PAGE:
Houston Estate Planning and Probate Blog

Wednesday, March 1, 2017

What are Letters Testamentary?

What are Letters Testamentary?

An individual who has been named as a "Personal Representative" or "Executor" in a will has a number of important duties. Probate is the court process in which the duly appointed Executor is given the authority to transfer the deceased person's property in accordance with a Will. The Executor, after qualifying as such, is given Letters Testamentary ("Letters") that give him or her the legal authority to administer the deceased person's estate.

While the process varies from state to state, the Executor must apply and file the original Will with the probate court in the county in which the decedent lived. Some county probate courts will allow you to represent yourself, whereas others require you to retain the services of a licensed attorney.

The probate court will then hold a hearing to verify that Will is valid and the individual applying to be appointed as Executor meets the qualifications to act as Executor. Generally the Executor should be appointed within the deceased person's Will and must be a mentally competent adult and not be a convicted felon. If approved, the court will issue Letters to the duly qualified Executor and officially open probate.

In short, the Letters give the Executor authority to act on behalf of the estate and follow the directives in the Will. The Executor may need to obtain multiple certified copies of the Letters which he or she can order from the Porbate Clerk.  As Executor, the individual then has the fiduciary responsiblility t carry out his or her other duties such as inventorying and appraising assets, preserving and protecting the assets,  paying debts, and transferring property to beneficiaries, according to the terms of the decedent's Will.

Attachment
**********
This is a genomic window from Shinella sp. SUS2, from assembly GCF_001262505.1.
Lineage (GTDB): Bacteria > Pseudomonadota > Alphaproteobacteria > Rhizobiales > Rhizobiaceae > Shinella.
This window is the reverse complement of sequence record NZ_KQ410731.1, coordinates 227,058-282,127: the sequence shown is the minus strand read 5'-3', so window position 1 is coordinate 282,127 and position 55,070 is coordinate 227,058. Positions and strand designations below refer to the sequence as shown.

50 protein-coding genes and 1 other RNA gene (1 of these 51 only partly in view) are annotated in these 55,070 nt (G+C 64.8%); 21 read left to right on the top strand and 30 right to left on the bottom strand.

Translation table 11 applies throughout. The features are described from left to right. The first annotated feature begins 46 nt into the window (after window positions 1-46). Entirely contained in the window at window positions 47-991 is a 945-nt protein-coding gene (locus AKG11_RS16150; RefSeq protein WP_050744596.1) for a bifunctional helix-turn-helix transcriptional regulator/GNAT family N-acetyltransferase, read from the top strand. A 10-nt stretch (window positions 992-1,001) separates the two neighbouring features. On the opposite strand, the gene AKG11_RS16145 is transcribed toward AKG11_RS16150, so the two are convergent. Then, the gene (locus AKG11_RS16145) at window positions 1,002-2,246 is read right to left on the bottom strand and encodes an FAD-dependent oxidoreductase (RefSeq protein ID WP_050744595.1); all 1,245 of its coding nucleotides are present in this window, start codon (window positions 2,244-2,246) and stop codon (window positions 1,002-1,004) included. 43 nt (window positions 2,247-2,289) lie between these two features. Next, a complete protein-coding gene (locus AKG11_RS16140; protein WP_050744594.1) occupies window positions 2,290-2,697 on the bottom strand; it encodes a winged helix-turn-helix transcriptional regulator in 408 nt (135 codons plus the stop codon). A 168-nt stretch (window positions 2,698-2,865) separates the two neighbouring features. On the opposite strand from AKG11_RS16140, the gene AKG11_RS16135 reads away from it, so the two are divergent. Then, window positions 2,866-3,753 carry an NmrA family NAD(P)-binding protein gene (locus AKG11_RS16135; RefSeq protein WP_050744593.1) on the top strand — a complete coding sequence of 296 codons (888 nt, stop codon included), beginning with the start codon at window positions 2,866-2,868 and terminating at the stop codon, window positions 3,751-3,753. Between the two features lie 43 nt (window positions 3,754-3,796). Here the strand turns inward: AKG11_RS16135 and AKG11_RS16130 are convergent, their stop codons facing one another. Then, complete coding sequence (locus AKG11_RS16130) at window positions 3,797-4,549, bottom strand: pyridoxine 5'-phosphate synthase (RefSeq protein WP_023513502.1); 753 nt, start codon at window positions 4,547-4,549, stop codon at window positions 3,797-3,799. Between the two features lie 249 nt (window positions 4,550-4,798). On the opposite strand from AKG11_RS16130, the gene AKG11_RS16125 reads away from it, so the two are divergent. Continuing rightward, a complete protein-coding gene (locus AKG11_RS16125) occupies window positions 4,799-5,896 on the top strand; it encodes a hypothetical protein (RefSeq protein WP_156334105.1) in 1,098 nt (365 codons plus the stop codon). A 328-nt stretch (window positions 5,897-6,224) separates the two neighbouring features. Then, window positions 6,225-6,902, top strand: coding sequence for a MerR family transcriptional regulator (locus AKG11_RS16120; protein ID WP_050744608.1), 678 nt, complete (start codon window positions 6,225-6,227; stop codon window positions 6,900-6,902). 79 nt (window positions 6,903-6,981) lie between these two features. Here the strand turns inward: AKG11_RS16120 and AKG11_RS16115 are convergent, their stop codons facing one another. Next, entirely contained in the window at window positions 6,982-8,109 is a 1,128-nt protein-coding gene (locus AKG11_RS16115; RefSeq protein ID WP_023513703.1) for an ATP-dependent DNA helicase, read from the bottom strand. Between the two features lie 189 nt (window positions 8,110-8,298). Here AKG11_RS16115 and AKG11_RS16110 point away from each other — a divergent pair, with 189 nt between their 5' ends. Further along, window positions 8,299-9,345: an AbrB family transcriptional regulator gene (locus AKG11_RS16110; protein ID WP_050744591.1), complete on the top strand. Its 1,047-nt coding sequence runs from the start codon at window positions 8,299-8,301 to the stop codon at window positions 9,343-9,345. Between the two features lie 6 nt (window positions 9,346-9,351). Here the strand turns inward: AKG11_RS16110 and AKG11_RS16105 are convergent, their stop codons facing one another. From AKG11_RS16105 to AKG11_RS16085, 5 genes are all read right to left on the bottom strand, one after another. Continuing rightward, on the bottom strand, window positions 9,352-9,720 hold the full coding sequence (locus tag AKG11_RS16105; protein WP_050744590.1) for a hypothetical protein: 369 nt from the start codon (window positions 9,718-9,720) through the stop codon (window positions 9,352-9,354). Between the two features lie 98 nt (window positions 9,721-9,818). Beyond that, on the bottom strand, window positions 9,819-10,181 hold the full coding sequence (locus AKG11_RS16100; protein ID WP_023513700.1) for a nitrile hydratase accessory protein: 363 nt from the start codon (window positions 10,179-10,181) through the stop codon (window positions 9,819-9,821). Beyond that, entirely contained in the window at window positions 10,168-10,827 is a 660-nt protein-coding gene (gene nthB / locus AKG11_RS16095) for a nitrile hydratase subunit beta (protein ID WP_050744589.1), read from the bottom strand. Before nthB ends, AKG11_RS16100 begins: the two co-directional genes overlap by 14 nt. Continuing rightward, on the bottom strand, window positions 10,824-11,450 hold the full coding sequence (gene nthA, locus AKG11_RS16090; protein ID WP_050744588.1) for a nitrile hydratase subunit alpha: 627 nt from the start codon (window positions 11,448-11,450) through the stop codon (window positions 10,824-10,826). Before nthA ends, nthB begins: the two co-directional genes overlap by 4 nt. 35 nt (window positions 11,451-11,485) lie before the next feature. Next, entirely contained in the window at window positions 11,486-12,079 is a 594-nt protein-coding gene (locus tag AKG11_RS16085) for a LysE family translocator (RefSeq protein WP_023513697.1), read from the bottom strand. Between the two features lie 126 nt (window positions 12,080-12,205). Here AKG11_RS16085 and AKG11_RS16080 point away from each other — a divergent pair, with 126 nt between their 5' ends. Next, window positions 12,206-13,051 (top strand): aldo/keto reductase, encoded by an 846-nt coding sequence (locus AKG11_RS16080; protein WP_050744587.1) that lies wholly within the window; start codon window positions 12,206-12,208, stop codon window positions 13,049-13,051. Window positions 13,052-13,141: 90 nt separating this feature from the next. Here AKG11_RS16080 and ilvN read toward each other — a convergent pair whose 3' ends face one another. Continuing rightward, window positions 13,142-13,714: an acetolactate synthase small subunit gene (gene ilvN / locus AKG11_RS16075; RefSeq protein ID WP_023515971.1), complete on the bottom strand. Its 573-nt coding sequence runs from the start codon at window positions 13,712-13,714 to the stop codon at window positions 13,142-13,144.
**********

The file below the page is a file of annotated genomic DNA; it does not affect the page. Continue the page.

What are Letters of Administration?

In the event a person dies without a valid Will in place, an heir of the decedent, typically a legal relative, may need to petition the probate court for Letters of Administration. The process is similar to that of probating a valid Will in that the court will hold a hearing to appoint this individual to act as the Independent Administrator.  In the case when minor beneficiaries are involved, a Dependent Administration is opened which requires court supervision over the beneficiaries' assets and the probate proceeding.  The Administrator manages and distributes the assets according to the state's intestacy laws.

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